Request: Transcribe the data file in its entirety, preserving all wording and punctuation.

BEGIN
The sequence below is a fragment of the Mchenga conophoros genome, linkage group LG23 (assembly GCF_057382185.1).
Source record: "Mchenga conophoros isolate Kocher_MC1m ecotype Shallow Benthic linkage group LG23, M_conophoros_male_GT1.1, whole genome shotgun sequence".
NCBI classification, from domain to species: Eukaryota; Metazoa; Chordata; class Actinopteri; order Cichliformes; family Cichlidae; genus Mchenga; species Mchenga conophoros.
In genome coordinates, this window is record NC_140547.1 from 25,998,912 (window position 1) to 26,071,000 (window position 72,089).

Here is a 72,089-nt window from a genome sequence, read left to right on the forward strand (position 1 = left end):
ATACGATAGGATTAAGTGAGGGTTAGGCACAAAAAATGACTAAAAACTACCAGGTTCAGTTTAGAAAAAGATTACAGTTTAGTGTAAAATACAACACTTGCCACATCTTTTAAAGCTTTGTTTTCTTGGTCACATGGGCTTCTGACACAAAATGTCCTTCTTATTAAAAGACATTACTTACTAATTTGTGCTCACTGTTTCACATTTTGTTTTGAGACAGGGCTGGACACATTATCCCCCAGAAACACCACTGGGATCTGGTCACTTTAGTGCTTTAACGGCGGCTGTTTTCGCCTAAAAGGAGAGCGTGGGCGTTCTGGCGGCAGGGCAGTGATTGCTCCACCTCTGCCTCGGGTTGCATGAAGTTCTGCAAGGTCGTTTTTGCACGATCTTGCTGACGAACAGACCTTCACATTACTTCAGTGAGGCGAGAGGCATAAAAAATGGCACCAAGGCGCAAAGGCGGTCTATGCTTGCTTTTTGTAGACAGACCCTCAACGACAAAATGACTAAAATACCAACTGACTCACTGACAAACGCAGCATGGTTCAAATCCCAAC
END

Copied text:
The sequence below is a fragment of the Mchenga conophoros genome, linkage group LG23 (assembly GCF_057382185.1).
Source record: "Mchenga conophoros isolate Kocher_MC1m ecotype Shallow Benthic linkage group LG23, M_conophoros_male_GT1.1, whole genome shotgun sequence".
NCBI classification, from domain to species: Eukaryota; Metazoa; Chordata; class Actinopteri; order Cichliformes; family Cichlidae; genus Mchenga; species Mchenga conophoros.
In genome coordinates, this window is record NC_140547.1 from 25,998,912 (window position 1) to 26,071,000 (window position 72,089).

Here is a 72,089-nt window from a genome sequence, read left to right on the forward strand (position 1 = left end):
ATACGATAGGATTAAGTGAGGGTTAGGCACAAAAAATGACTAAAAACTACCAGGTTCAGTTTAGAAAAAGATTACAGTTTAGTGTAAAATACAACACTTGCCACATCTTTTAAAGCTTTGTTTTCTTGGTCACATGGGCTTCTGACACAAAATGTCCTTCTTATTAAAAGACATTACTTACTAATTTGTGCTCACTGTTTCACATTTTGTTTTGAGACAGGGCTGGACACATTATCCCCCAGAAACACCACTGGGATCTGGTCACTTTAGTGCTTTAACGGCGGCTGTTTTCGCCTAAAAGGAGAGCGTGGGCGTTCTGGCGGCAGGGCAGTGATTGCTCCACCTCTGCCTCGGGTTGCATGAAGTTCTGCAAGGTCGTTTTTGCACGATCTTGCTGACGAACAGACCTTCACATTACTTCAGTGAGGCGAGAGGCATAAAAAATGGCACCAAGGCGCAAAGGCGGTCTATGCTTGCTTTTTGTAGACAGACCCTCAACGACAAAATGACTAAAATACCAACTGACTCACTGACAAACGCAGCATGGTTCAAATCCCAAC